Look, I enjoy Fortnite, Realm Royale, PUBG, so on and so forth, as much as the next guy. But let’s be real here. A game genre that’s centered around randomization should in no way be considered an esport.
I can hear all the jeers, boos, and calls for my head now, but let’s backtrack a bit here. Generally, every major esport has operated in a kind of controlled environment with multiple tangible methods of winning. I’ll even break down some major esports as simple as possible in terms of winning the game. League of Legends: Work with 4 other teammates and use the abilities that you have complete and total control over to push into the enemy team’s base. Overwatch: Shoot the enemy team with different weapons that have various functions and capture a point/push a payload. Hearthstone: Randomly draw cards, use them to your liking and bring your opponent’s health to zero.
Did you all notice something there? Each game has a pretty high level of actions that players can directly be in control of. “But you just said randomly when describing Hearthstone!” I hear you shout toward me. You still have the full choice of playing or holding the certain cards in your hand with little to no external influence aside from a spell card from your opponent that can block your next action.
Many of those esports require an unbelievable amount of planning and practice to execute the needed strategies to win a game. In battle royale games, you’re pretty much at the mercy of multiple RNG factors that you have no control of. You drop in an area of a large map and scramble to find a weapon as dumb as a frying pan or you can end up finding a SCAR rifle and be set for the rest of the match. After worrying about loot, you have to worry about where the play area will be set and how to get there. And if that wasn’t enough, weapon spread is a bit too wild in a proper firefight. The only game I’ve really seen with a fair weapon spread is Call of Duty: Black Ops 4 Blackout mode. One of the only real things players can properly practice for is landing the first few bullets from an assault rifle, team communication, and maybe even positioning in a firefight.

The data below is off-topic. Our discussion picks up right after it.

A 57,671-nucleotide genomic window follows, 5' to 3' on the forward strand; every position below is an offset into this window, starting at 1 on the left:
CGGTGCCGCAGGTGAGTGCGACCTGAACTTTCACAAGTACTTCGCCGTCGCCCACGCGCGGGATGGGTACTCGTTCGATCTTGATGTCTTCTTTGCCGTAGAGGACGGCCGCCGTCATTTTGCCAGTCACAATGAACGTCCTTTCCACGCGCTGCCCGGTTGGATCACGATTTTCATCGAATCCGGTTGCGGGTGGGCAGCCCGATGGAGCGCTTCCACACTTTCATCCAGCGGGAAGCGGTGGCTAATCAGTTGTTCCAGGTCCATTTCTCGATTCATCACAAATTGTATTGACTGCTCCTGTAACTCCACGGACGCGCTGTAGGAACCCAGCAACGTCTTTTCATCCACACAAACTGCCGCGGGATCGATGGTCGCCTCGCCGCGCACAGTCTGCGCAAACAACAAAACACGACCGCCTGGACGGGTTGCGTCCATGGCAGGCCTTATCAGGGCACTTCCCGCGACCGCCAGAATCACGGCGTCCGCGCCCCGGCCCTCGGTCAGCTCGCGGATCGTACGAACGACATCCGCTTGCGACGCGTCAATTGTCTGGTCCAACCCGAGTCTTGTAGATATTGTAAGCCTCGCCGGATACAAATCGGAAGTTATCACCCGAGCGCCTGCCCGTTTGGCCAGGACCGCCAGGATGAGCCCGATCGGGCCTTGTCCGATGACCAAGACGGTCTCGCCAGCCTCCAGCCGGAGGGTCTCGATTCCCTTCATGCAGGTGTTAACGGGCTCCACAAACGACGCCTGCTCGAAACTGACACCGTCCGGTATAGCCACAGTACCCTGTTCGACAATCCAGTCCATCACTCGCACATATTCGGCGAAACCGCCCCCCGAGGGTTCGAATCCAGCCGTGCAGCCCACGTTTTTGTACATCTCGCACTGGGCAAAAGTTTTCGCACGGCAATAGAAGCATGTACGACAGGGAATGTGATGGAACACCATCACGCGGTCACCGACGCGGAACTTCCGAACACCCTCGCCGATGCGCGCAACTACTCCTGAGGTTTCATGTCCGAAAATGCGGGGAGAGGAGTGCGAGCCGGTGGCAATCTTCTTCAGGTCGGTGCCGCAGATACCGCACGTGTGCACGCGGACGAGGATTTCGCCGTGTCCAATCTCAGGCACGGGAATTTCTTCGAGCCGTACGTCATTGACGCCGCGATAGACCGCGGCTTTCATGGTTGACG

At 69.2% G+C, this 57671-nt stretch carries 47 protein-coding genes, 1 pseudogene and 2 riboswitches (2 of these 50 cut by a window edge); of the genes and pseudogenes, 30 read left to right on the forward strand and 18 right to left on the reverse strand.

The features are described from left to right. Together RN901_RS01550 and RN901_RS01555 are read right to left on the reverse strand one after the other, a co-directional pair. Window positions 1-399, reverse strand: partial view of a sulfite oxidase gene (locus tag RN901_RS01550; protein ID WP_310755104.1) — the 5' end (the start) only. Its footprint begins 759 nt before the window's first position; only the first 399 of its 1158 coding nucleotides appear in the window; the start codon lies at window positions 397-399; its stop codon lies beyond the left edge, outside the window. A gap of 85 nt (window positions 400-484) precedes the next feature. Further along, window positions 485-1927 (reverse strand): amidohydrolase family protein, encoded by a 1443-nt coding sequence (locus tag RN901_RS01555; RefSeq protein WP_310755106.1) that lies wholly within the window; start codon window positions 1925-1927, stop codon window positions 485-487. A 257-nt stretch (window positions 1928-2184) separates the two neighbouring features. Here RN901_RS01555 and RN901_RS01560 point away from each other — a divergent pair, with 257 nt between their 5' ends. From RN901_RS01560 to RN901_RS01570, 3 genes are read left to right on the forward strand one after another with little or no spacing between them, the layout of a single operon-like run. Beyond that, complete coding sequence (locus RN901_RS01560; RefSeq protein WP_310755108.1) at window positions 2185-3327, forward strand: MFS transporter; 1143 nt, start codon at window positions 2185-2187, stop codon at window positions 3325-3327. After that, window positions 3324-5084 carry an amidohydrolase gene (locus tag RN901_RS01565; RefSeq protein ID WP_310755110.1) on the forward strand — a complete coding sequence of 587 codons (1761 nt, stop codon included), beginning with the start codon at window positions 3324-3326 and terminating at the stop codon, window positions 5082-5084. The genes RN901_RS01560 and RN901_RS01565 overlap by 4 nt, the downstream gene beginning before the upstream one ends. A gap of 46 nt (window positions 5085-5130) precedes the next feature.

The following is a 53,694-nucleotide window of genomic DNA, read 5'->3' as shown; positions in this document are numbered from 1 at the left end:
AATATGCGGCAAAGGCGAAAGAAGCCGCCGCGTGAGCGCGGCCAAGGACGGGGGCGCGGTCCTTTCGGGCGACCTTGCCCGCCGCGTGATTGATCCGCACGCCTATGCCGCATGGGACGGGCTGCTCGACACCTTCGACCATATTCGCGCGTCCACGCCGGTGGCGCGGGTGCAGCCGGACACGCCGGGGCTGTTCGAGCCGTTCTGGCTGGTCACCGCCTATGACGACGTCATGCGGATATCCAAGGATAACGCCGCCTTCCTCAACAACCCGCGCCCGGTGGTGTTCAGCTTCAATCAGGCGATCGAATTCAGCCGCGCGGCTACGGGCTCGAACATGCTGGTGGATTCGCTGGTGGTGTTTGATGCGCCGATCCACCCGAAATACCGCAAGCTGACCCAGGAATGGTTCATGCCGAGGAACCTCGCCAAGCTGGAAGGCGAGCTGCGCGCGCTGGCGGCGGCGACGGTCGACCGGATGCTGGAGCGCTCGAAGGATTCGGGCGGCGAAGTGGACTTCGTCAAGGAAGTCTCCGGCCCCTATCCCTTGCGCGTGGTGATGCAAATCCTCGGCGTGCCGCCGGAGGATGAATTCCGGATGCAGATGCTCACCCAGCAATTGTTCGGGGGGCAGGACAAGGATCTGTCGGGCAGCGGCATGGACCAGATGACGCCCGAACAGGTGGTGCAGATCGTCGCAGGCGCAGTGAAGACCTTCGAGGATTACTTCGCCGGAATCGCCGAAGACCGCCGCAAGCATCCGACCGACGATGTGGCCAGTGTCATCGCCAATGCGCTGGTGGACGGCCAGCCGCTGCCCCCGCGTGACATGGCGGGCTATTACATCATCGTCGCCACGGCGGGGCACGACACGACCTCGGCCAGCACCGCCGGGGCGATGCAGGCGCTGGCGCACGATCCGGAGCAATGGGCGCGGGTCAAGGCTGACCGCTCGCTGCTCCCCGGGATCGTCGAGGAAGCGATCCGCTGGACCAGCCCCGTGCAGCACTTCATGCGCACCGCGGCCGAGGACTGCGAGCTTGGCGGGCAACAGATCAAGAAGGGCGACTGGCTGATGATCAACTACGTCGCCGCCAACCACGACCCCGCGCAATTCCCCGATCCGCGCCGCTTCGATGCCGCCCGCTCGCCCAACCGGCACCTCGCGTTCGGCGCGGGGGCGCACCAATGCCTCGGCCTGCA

Now I want you to imagine this. You’re watching Ninja in a major Fortnite tournament against other streamers and no names. He lands in Lazy Links with four other duo squads in the area. Ninja finds his first chest! Oh no, a single common 9mm, bandaids, and rocket launcher ammo. Out comes a no-name team with a SCAR, rocket launcher, and an M249 LMG. Picture having to watch that scenario multiple rounds as you watch some of your favorite players be in the hands of RNG. On top of that, the current spectating mode of battle royale games is almost laughable because of how unwatchable it is. There are so many teams out on the map that you can’t cover major fights. And just because that particular firefight doesn’t have any notable streamers or esports organizations fighting, it gets skipped just to watch TSM Myth walk for 15 minutes occasionally aiming at an enemy without firing. Overall, you’re watching a game of 100 people scrambling around with no real rhyme or reason. How is that in any way, shape or form a proper competitive game? Under those circumstances, the most random player can come from nowhere and be the next Ninja or Dr. DisRespect (which has happened a few times and I applaud those scenarios).
But I will give credit where credit is due. Obviously battle royale games are still a lot of fun for people despite the internet’s glaring disdain for the genre. And yes, the planning and preparation of controlled situations in games are done very well, albeit how little they come during a match. However, this is definitely one of the situations where I would rather play a game than watch a “professional” play it.
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